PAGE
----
An Interview with Oleaje Flamenco’s, Amelia ‘La Rubia’


We sat down with Amelia “La Rubia”, the dancer with Oleaje Flamenco, to learn about the background of flamenco, to hear why she loves flamenco so much, and about what you can expect this Thursday at their show at Resonance. We hope you join us!

Q. Tell us a little about the art form of flamenco. What makes it special, compared to other kinds of music and dance?

A. Flamenco, like many forms of music, arose as an affirmation of life amongst incredible hardship. The primary originators of Flamenco are the Spanish Romani, known as Gitanos, who blended their song and dance forms with other marginalized peoples such as the Sephardic Jews and the Arabs who were all forcibly exiled or converted during the time of the Spanish reconquest.  This particular blend of musical genealogies has resulted in a sophisticated and complex rhythmic and melodic art form that is based on improvisation, personality, and authenticity of spirit above all other measures. This unique fire and spirit and building and releasing of energy, together with the form and structures that allow dancers and musicians to improvise and communicate together are all part of what make Flamenco absolutely unique in the world. 

Q. How do the musicians and dancers interact with each other while performing?

A. Like a language, there are certain types of phrases, inflections and signals that cue the other musicians and dancers into where the soloist is taking the music. We take turns supporting and taking the lead according to many ever-changing factors.  How we choose to play with and adapt to where the music is going will determine the outcome. Even in a planned theater show, we may not really know where we will end up. This is part of the joy and the risk of an improvisational art form- it is born in the moment and may never be repeated the same way twice.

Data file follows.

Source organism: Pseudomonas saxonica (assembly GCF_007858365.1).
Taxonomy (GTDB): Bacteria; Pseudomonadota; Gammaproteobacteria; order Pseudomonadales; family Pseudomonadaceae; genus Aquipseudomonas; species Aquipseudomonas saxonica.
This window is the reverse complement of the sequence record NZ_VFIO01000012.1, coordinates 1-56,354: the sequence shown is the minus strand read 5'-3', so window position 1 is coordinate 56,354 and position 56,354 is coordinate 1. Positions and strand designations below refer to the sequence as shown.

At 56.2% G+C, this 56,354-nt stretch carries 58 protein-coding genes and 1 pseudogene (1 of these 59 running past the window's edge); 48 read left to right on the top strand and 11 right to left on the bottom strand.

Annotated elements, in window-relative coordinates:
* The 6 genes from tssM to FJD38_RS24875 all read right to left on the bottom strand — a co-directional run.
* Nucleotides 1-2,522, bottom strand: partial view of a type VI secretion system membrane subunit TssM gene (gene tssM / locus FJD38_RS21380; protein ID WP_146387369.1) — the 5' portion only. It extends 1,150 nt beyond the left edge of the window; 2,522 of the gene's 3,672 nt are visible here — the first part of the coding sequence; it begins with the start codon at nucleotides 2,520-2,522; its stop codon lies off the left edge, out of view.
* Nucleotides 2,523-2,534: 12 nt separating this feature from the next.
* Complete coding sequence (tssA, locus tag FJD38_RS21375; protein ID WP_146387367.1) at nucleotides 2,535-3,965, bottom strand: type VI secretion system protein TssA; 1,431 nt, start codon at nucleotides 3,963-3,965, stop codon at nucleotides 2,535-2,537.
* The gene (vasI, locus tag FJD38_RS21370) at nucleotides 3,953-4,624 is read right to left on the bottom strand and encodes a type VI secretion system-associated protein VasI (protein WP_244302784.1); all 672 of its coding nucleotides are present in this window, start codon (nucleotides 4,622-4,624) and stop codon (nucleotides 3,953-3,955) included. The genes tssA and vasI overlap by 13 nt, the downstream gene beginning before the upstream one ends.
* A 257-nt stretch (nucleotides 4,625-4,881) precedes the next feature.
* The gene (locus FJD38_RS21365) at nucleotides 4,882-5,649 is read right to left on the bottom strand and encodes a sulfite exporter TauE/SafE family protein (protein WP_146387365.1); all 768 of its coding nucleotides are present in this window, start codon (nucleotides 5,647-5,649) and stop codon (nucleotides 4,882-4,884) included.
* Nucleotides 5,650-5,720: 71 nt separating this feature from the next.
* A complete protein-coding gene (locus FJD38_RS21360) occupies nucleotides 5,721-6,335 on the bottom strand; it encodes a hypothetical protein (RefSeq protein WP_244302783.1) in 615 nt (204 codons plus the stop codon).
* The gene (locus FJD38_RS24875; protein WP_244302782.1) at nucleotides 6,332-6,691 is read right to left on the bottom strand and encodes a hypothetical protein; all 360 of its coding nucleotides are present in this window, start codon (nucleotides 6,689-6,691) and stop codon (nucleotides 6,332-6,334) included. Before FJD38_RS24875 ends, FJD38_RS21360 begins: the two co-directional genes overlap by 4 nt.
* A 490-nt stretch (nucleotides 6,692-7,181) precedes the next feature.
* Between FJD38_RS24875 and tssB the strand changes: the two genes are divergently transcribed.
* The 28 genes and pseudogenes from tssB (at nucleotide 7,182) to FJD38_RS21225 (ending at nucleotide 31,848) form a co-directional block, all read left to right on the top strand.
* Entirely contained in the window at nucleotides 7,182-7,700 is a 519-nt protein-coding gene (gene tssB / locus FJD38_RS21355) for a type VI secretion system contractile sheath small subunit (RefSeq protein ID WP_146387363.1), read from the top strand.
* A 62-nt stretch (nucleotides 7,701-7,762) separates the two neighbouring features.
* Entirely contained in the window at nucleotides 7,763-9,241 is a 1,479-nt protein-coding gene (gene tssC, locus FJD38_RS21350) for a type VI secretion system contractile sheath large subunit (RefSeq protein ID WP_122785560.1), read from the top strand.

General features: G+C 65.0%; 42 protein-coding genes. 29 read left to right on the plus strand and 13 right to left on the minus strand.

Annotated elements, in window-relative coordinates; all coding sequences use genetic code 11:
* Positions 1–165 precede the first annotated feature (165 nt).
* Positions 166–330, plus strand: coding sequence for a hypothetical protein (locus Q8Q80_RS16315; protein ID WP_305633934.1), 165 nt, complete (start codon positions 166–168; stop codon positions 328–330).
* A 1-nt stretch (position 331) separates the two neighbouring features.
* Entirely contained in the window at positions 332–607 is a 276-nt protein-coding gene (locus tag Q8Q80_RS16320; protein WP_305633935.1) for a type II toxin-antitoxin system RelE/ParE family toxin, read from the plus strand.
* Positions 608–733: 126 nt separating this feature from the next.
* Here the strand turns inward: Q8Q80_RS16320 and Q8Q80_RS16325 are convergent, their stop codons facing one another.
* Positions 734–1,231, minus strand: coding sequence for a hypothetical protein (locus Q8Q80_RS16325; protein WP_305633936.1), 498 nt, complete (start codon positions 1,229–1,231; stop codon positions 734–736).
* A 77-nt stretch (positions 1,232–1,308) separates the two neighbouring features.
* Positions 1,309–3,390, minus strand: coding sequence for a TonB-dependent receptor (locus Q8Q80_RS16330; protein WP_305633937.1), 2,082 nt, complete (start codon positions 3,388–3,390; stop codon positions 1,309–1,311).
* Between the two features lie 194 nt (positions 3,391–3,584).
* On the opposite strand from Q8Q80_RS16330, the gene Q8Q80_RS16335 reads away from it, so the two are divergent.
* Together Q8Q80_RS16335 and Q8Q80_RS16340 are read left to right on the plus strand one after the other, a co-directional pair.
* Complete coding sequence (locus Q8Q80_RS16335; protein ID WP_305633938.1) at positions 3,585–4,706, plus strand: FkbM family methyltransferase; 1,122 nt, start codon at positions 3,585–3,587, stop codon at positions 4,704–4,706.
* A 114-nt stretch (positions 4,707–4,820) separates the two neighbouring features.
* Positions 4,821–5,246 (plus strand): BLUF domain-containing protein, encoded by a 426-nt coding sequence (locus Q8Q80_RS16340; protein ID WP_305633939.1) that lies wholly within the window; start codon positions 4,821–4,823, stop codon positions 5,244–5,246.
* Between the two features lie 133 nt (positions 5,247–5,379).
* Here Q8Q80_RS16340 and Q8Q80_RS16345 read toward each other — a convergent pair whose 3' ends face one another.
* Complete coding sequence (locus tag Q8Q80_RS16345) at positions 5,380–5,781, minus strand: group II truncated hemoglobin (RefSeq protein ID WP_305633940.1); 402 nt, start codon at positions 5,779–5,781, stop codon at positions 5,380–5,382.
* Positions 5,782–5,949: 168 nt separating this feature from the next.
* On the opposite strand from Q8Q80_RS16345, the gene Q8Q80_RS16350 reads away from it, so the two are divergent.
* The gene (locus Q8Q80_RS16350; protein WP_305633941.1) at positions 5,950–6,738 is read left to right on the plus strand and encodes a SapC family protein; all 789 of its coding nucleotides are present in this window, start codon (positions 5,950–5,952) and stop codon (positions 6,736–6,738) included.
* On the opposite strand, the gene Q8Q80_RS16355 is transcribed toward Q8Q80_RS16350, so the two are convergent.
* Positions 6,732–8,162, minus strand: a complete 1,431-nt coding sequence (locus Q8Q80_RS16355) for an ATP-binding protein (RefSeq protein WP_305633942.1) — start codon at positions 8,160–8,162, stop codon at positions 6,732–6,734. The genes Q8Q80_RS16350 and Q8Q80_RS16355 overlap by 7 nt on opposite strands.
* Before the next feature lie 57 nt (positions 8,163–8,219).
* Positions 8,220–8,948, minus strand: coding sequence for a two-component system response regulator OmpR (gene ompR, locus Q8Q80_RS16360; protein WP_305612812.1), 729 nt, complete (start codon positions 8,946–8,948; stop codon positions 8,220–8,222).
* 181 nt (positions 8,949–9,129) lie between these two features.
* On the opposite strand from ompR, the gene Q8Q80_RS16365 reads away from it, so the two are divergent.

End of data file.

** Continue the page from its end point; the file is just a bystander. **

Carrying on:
Q. How did Oleaje begin? And how long have you been dancing with the group? 

A. We began 10 years ago as a group of musicians and dancers who wanted to create shows together and explore more into Flamenco. The group has shifted and grown a lot over the years, bringing in new performers and familiar faces alike. The one thing that hasn’t changed is our passion for Flamenco and in sharing it.

Q. How did you become interested in flamenco? What drew you to it? 

A. Before I did Flamenco, I was dancing in a World Music and Dance group called Children of the Revolution that had Flamenco dance and music. After 10 years of learning to play palmas to accompany the music and dance, I realized Flamenco was absolutely it for me. 

Q. Do you have a specific song or performance that is meaningful to you? 

A. I love so many of the Flamenco palos (song forms), but my deepest favorite has always been the Solea. In fact, I will be dancing a Solea form on Thursday!

Q. What can audience members at Resonance look forward to on Thursday?

A. A high energy show that will take you on a journey of the senses and the heart. There is nothing quite like the electricity of a live Flamenco show.  You just have to experience it firsthand!

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